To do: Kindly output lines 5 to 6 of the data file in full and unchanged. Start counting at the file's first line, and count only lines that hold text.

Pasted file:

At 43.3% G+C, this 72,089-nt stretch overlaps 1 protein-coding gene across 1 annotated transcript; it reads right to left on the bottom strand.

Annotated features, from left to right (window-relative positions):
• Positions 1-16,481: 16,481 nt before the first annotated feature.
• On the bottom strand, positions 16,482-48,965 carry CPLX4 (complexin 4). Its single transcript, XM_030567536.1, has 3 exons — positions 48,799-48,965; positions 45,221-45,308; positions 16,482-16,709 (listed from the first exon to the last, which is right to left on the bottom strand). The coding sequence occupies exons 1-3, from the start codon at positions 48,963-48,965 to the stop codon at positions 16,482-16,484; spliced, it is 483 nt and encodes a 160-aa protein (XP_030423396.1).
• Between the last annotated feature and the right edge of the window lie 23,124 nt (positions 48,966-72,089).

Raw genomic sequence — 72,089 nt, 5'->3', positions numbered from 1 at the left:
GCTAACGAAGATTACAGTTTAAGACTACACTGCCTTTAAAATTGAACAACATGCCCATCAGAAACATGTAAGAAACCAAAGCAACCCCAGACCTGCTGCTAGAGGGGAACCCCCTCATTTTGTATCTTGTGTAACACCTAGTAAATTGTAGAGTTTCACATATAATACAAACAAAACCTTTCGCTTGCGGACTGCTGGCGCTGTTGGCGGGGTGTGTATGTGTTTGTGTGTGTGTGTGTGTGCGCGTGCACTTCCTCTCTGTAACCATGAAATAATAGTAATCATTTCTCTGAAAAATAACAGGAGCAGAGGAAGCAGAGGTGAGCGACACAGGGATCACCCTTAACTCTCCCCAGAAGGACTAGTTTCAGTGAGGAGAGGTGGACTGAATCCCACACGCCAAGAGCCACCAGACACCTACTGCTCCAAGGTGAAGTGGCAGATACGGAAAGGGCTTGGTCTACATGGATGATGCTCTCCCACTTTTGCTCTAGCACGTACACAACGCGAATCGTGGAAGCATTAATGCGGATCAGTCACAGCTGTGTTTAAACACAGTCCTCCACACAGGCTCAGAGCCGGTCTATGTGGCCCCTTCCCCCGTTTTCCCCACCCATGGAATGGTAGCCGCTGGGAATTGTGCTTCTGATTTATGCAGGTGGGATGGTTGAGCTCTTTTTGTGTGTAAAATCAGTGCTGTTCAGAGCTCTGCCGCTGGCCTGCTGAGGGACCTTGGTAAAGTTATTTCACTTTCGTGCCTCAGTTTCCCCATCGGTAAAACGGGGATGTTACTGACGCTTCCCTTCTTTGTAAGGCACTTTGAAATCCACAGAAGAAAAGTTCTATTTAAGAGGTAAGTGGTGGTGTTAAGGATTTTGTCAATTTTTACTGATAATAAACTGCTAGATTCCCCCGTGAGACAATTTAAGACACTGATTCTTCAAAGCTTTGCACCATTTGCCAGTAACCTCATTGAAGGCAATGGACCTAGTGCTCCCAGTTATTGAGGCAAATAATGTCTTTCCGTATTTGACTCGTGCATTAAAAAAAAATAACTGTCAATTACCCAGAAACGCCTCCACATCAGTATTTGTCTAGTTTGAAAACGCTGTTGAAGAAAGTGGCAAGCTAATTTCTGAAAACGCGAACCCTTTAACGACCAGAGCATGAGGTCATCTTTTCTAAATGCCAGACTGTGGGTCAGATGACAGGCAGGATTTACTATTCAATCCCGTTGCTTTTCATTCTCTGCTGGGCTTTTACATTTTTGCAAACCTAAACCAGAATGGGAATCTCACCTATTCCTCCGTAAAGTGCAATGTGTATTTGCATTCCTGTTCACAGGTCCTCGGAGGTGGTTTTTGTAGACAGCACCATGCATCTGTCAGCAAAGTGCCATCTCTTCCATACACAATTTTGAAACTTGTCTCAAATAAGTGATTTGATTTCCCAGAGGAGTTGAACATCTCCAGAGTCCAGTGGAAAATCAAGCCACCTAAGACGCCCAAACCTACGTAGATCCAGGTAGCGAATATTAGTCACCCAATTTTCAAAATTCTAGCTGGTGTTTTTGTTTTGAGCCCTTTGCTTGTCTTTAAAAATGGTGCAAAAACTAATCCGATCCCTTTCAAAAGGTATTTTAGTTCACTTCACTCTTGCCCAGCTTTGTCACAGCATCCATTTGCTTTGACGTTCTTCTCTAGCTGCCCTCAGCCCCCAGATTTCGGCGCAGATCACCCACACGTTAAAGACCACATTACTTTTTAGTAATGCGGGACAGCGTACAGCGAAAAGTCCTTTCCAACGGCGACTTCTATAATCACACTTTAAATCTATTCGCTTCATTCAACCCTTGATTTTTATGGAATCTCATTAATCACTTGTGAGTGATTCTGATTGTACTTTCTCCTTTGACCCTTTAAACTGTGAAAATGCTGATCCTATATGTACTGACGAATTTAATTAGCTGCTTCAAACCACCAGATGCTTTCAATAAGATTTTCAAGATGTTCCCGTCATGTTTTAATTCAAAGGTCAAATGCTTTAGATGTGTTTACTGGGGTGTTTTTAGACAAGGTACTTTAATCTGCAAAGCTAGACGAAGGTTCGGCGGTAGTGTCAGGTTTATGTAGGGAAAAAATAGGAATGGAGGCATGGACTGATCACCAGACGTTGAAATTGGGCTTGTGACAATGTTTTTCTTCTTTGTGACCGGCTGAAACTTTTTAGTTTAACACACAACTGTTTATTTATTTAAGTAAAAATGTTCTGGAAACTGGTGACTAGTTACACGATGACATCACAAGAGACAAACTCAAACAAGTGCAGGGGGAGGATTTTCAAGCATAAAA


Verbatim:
• Between the last annotated feature and the right edge of the window lie 23,124 nt (positions 48,966-72,089).

Raw genomic sequence — 72,089 nt, 5'->3', positions numbered from 1 at the left: